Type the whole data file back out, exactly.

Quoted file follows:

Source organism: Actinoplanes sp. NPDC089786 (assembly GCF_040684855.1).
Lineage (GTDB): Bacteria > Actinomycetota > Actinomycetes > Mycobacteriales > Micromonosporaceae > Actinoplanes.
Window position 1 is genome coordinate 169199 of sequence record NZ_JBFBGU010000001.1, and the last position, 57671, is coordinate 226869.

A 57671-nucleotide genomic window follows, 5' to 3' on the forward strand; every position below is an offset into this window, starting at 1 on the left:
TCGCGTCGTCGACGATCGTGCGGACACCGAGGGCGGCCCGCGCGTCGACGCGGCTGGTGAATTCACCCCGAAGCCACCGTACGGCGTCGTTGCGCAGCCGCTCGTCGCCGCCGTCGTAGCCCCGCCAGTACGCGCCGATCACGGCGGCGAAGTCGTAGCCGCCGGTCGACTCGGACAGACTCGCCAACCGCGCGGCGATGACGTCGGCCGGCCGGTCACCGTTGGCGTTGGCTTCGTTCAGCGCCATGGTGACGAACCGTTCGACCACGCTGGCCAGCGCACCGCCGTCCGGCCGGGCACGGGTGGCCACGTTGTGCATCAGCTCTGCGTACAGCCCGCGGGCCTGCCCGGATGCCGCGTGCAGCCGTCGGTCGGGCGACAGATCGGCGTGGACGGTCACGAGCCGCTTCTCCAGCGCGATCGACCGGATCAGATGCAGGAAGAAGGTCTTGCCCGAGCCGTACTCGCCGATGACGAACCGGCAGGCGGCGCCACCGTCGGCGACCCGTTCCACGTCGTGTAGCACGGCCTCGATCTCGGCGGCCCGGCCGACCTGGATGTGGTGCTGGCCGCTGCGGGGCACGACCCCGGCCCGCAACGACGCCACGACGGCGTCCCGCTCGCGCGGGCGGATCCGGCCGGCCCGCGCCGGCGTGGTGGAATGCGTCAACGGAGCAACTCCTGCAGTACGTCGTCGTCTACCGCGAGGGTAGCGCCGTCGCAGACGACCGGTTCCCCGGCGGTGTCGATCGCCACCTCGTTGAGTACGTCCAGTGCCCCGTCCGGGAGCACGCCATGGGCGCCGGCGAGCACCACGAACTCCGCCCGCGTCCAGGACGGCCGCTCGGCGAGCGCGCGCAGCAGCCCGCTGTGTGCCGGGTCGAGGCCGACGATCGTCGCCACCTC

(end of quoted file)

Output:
Source organism: Actinoplanes sp. NPDC089786 (assembly GCF_040684855.1).
Lineage (GTDB): Bacteria > Actinomycetota > Actinomycetes > Mycobacteriales > Micromonosporaceae > Actinoplanes.
Window position 1 is genome coordinate 169199 of sequence record NZ_JBFBGU010000001.1, and the last position, 57671, is coordinate 226869.

A 57671-nucleotide genomic window follows, 5' to 3' on the forward strand; every position below is an offset into this window, starting at 1 on the left:
TCGCGTCGTCGACGATCGTGCGGACACCGAGGGCGGCCCGCGCGTCGACGCGGCTGGTGAATTCACCCCGAAGCCACCGTACGGCGTCGTTGCGCAGCCGCTCGTCGCCGCCGTCGTAGCCCCGCCAGTACGCGCCGATCACGGCGGCGAAGTCGTAGCCGCCGGTCGACTCGGACAGACTCGCCAACCGCGCGGCGATGACGTCGGCCGGCCGGTCACCGTTGGCGTTGGCTTCGTTCAGCGCCATGGTGACGAACCGTTCGACCACGCTGGCCAGCGCACCGCCGTCCGGCCGGGCACGGGTGGCCACGTTGTGCATCAGCTCTGCGTACAGCCCGCGGGCCTGCCCGGATGCCGCGTGCAGCCGTCGGTCGGGCGACAGATCGGCGTGGACGGTCACGAGCCGCTTCTCCAGCGCGATCGACCGGATCAGATGCAGGAAGAAGGTCTTGCCCGAGCCGTACTCGCCGATGACGAACCGGCAGGCGGCGCCACCGTCGGCGACCCGTTCCACGTCGTGTAGCACGGCCTCGATCTCGGCGGCCCGGCCGACCTGGATGTGGTGCTGGCCGCTGCGGGGCACGACCCCGGCCCGCAACGACGCCACGACGGCGTCCCGCTCGCGCGGGCGGATCCGGCCGGCCCGCGCCGGCGTGGTGGAATGCGTCAACGGAGCAACTCCTGCAGTACGTCGTCGTCTACCGCGAGGGTAGCGCCGTCGCAGACGACCGGTTCCCCGGCGGTGTCGATCGCCACCTCGTTGAGTACGTCCAGTGCCCCGTCCGGGAGCACGCCATGGGCGCCGGCGAGCACCACGAACTCCGCCCGCGTCCAGGACGGCCGCTCGGCGAGCGCGCGCAGCAGCCCGCTGTGTGCCGGGTCGAGGCCGACGATCGTCGCCACCTC